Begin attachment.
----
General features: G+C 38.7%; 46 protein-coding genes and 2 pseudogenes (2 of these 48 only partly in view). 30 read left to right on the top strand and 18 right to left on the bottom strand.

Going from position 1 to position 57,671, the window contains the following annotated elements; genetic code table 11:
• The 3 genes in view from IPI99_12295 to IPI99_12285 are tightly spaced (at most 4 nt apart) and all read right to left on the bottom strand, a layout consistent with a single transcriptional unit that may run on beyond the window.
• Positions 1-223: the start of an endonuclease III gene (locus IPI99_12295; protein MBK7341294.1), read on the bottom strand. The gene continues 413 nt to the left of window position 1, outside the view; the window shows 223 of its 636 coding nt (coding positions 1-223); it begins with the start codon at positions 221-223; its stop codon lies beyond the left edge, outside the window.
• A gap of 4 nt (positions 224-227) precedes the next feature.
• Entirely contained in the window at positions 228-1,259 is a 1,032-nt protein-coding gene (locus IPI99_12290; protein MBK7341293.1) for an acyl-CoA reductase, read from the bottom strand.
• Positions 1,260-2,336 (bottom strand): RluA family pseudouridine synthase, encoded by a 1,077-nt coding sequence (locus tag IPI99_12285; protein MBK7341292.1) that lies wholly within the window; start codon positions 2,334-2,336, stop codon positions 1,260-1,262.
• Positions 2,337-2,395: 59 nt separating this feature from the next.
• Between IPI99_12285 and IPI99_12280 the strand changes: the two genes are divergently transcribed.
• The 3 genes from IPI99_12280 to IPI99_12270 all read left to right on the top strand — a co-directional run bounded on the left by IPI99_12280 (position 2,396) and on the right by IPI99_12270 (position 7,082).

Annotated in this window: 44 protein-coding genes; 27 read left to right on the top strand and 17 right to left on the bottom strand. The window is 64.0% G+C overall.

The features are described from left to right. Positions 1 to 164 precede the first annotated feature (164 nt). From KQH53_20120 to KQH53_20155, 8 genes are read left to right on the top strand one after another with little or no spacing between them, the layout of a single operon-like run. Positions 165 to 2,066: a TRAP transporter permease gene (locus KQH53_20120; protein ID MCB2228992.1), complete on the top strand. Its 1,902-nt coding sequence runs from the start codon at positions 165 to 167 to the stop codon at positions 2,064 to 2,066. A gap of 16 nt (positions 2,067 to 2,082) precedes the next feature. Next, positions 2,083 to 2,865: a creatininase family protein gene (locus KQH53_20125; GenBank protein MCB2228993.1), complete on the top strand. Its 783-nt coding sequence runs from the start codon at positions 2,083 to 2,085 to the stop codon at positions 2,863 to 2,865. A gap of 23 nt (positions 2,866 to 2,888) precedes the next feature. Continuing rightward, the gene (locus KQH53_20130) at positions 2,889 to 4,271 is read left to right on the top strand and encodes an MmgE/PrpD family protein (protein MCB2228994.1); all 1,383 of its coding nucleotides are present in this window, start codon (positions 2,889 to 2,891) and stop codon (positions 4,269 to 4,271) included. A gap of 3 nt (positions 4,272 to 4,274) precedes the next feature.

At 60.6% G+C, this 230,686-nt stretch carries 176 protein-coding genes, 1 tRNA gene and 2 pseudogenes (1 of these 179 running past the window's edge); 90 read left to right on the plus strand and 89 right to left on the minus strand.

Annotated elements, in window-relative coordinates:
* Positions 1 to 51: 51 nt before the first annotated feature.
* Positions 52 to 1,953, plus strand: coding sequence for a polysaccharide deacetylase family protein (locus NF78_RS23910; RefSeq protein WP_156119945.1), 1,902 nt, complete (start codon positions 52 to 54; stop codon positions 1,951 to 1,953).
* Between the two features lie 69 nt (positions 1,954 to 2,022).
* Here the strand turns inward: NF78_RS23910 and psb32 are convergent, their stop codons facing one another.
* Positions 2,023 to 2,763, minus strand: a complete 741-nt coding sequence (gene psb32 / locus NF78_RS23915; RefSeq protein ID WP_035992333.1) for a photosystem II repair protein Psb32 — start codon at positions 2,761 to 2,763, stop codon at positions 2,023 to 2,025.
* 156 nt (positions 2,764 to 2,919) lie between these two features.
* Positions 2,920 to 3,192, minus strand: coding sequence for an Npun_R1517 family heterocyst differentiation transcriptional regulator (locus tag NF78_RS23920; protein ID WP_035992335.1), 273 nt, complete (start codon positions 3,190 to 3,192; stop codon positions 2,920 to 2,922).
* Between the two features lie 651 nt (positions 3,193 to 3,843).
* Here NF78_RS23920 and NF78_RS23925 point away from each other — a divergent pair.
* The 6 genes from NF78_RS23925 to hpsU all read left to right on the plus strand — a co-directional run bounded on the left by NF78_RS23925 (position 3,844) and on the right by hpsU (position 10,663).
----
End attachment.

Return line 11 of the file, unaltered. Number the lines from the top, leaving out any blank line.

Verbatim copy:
Annotated in this window: 44 protein-coding genes; 27 read left to right on the top strand and 17 right to left on the bottom strand. The window is 64.0% G+C overall.